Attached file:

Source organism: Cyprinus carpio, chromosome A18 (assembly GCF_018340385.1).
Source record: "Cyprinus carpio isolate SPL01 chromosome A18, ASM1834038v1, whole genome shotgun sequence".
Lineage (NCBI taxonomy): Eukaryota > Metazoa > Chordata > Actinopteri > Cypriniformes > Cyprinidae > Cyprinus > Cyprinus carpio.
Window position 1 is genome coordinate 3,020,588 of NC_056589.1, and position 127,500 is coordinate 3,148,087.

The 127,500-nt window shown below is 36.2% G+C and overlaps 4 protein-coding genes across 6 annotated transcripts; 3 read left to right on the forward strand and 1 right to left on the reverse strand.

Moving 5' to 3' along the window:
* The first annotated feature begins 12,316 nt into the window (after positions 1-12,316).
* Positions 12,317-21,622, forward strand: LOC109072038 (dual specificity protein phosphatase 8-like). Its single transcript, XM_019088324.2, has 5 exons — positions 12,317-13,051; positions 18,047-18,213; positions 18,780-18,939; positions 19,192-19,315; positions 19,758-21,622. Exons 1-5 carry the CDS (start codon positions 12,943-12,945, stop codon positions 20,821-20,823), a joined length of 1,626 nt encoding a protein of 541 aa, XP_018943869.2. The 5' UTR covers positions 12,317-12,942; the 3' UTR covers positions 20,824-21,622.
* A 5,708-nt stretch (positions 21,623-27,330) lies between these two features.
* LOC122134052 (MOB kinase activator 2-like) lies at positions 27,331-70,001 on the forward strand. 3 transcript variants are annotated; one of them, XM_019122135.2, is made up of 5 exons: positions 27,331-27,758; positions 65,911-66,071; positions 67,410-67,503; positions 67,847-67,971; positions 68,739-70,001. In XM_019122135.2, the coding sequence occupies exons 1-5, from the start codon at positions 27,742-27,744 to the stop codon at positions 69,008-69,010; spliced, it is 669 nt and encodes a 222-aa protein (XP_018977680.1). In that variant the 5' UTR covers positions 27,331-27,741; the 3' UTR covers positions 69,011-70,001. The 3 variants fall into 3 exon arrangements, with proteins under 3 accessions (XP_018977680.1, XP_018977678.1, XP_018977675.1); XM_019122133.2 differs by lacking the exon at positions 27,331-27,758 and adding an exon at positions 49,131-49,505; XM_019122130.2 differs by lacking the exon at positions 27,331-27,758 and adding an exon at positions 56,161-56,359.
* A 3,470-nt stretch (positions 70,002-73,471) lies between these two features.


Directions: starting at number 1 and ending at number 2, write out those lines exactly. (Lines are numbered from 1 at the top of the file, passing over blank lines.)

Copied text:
Source organism: Cyprinus carpio, chromosome A18 (assembly GCF_018340385.1).
Source record: "Cyprinus carpio isolate SPL01 chromosome A18, ASM1834038v1, whole genome shotgun sequence".